Whether you are a teacher, an actor, a factory worker or a miner, you may be asking yourself the question: what are my human rights at work? Perhaps you feel that you have been treated unfairly by your boss, or denied a promotion to which you feel that you are entitled. Maybe a co-worker is discriminating against you, or being treated preferentially to you. Or, perhaps you have been unfairly prevented from observing your religion during work hours. This article discusses how human rights can protect you in the workplace, focussing on human rights laws within Europe. It looks at a few scenarios where knowledge of your human rights might help to you better your situation at work, and explains which human rights laws could help to protect you. When considering your rights and entitlements within the workplace, remember, knowledge is power
Right to Equality
European equality laws prohibit discrimination on the basis of what is known as a ‘protected characteristic.’ This includes gender, sex, sexual orientation, race and religious belief. This means that – for example – if you are a homosexual or your employer believes you to be a homosexual, your employer is not allowed to treat you less favourably than your heterosexual colleague, on the grounds of your sexuality.
Discrimination against those with disabilities is also forbidden. The law places obligations upon employers to make ‘reasonable adjustments’ to accommodate employees with disabilities, whether these are of a physical, psycho-social or intellectual nature. Say you are hearing impaired. Your employer is obliged to make reasonable adaptations to your work environment, to reduce the disadvantage that you experience because of your hearing impairment. This might include using technologies such as Bluetooth to connect to hearing aids, or ensuring that you have access to video calling to facilitate signing or lip reading.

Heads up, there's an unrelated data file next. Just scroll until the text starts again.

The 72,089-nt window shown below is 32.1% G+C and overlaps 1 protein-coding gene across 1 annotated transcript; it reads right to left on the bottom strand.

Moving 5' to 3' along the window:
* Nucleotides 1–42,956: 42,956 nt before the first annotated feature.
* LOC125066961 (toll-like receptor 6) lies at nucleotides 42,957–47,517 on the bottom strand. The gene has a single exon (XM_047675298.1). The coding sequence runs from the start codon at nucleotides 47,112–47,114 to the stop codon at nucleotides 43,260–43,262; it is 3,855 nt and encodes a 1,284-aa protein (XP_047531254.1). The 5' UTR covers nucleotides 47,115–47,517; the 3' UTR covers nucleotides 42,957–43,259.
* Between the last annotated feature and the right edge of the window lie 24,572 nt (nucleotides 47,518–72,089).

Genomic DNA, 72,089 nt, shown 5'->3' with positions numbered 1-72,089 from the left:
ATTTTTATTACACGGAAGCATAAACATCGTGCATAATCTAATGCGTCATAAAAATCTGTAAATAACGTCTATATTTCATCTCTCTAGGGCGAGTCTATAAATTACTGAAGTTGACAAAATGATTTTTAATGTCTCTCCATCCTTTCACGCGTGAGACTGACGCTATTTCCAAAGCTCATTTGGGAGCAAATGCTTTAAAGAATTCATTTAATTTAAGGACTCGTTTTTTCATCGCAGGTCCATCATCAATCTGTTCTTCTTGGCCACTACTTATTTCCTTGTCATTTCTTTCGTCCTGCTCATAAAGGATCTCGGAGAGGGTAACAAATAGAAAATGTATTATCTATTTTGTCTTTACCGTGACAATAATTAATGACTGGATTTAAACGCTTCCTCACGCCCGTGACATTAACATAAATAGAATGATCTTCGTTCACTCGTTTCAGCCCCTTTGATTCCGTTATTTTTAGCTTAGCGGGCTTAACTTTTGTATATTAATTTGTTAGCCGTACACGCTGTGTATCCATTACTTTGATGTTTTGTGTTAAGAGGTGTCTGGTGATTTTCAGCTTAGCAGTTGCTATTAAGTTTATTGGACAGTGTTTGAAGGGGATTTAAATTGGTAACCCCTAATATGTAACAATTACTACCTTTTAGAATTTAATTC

European law also protects against age discrimination. However there are some exceptions. Age discrimination can be allowed where it is justified by a legitimate aim. For example, it is permissible for companies to set a compulsory age for retirement. This can be justified by, for example, the need to conserve the labour market.
Right to Equality in the Recruitment Process